Transactional Messaging model:

  • Sending a message (half message)
  • The server stores the message and responds with the result of writing the message
  • Execute the local transaction according to the result of sending (if the write fails, the half message is not visible to the business and the local logic is not executed)
  • Execute Commit or Rollback according to the status of the local transaction (Commit operation publishes the message and the message is visible to the consumer)

The flow chart for normal sending is as follows.

Compensation process:

A “check” is initiated from the server for messages with no Commit/Rollback (messages in the pending state). Producer receives the check message and returns the status of the local transaction corresponding to the message as Commit or Rollback. The transactional messaging model is very similar to the local messaging model. The main difference is that the local table operation is replaced by a check interface.

Features of the Transactional Messaging model are the following:

  • Only need to split long transactions into multiple tasks, and provide a back-checking interface
  • Consumer logic requires additional mechanisms to roll back operations if they fail to succeed through retries

Suitable for operations that can be executed asynchronously and where subsequent operations do not need to be rolled back

Refer to Rocketmq if you want to further study transaction messages. Our DTM also provides an implementation.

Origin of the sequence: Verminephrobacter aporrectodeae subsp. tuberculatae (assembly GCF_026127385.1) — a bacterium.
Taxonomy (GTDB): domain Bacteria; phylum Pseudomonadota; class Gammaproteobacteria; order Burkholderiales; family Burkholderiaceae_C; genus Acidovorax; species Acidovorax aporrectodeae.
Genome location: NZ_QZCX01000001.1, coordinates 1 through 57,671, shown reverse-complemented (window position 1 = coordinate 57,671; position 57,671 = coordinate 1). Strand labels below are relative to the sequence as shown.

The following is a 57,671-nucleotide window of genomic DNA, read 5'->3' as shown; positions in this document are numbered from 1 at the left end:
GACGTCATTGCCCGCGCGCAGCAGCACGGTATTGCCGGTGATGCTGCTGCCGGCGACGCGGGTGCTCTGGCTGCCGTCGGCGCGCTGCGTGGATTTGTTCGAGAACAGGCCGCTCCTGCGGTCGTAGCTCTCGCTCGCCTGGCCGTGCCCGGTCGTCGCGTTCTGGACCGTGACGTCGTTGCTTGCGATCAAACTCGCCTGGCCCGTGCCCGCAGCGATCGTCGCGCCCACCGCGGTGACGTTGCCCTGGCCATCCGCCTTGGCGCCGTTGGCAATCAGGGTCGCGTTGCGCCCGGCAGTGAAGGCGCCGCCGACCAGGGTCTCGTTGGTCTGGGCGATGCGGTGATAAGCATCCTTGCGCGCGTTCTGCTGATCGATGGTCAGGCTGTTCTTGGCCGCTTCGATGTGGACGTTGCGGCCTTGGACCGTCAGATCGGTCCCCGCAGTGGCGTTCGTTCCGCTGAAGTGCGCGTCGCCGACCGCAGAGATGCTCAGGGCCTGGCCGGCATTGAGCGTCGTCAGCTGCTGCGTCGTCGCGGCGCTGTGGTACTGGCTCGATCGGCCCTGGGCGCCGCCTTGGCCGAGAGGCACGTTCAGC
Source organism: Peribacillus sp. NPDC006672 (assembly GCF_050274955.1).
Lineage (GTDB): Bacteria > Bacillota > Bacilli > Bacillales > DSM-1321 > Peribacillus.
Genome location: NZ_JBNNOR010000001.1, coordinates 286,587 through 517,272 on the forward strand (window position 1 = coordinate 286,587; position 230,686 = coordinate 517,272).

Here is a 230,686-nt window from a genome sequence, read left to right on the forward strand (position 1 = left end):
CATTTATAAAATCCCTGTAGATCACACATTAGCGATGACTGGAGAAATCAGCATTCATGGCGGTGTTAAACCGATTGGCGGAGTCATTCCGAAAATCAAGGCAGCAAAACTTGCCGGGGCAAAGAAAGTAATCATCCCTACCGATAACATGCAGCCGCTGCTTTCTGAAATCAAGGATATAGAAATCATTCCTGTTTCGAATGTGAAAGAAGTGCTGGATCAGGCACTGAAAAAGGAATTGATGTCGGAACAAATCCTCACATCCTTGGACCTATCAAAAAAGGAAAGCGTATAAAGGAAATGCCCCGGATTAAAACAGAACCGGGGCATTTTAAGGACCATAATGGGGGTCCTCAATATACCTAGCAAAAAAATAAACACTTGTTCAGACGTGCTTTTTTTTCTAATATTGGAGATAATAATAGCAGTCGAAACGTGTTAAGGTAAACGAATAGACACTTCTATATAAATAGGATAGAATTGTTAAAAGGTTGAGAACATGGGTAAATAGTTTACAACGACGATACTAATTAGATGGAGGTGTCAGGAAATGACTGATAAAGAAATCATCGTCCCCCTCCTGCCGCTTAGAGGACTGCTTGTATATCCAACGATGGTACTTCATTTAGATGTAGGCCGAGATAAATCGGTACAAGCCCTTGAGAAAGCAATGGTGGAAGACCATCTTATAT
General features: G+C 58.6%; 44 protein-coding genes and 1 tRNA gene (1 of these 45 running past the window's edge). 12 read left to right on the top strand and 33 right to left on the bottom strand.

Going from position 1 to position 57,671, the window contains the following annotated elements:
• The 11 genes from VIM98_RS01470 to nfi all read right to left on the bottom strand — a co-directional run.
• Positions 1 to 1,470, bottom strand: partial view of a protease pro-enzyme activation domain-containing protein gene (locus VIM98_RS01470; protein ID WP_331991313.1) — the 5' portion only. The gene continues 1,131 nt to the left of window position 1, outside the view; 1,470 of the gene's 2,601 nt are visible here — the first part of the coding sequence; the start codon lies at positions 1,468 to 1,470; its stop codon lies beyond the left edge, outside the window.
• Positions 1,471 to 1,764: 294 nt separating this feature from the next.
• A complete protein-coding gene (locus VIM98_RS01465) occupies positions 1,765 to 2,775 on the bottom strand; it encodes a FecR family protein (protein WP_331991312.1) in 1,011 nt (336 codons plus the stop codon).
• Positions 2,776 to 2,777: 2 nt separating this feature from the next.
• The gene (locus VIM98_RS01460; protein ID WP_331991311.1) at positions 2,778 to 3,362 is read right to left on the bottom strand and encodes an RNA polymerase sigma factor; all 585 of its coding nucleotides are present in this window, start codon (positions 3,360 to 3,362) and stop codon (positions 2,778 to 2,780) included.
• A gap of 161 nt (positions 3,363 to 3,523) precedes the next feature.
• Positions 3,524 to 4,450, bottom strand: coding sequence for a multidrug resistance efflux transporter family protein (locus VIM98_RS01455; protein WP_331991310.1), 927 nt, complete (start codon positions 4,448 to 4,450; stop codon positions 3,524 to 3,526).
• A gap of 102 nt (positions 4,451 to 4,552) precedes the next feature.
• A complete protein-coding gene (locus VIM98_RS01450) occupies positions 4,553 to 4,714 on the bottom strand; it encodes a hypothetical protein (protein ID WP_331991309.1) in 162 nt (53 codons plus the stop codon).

Best-effort Notification

The initiating notifier notifies the receiver of the result of the business processing with a certain mechanism of best effort. Specifically:

  • Notification of messages can be repeated. Because the receiving side may not receive the notification, there should be some mechanism to repeat the notification of the message.
  • Messages can be checked. If the receiver is not notified even after maximum efforts, or if the receiver consumes the message but wants to consume it again, the receiver should be allowed to actively query the message information from the initiating notifier.

What is the difference between the Local Messaging and the Transactional Messaging models introduced earlier, which both produce reliable messages, and the Best-effort Notification model introduced here?

With the former two models, the initiating notifier ensures that the message is sent out and then to the receiving side. In other words, the reliability of the message is guaranteed by the notifying side.

With the Best-effort Notification model, the initiating notifier does its best to notify the result of the business processing to the receiver, but the message may still not be received. As a result, the receiving side needs to actively call the initiating notifier’s interface to query the result of the business processing, which means that the reliability of the notification relies on the receiving side.

A solution using the Best-effort Notification model should:

  • Provide an interface to allow the receiving side to actively query the results of the business processing
  • Setup ACK mechanism of messaging, which means the notification interval is gradually increased with the interval of 1min, 5min, 10min, 30min, 1h, 2h, 5h, 10h, until it reaches the upper limit of the time window of notification requirements. No further notifications are made after that.

Best-effort Notification is applicable to business notification scenarios. For example, the results of WeChat transactions are notified to each merchant through Best-effort Notification model, with both callback notifications and transaction query interfaces.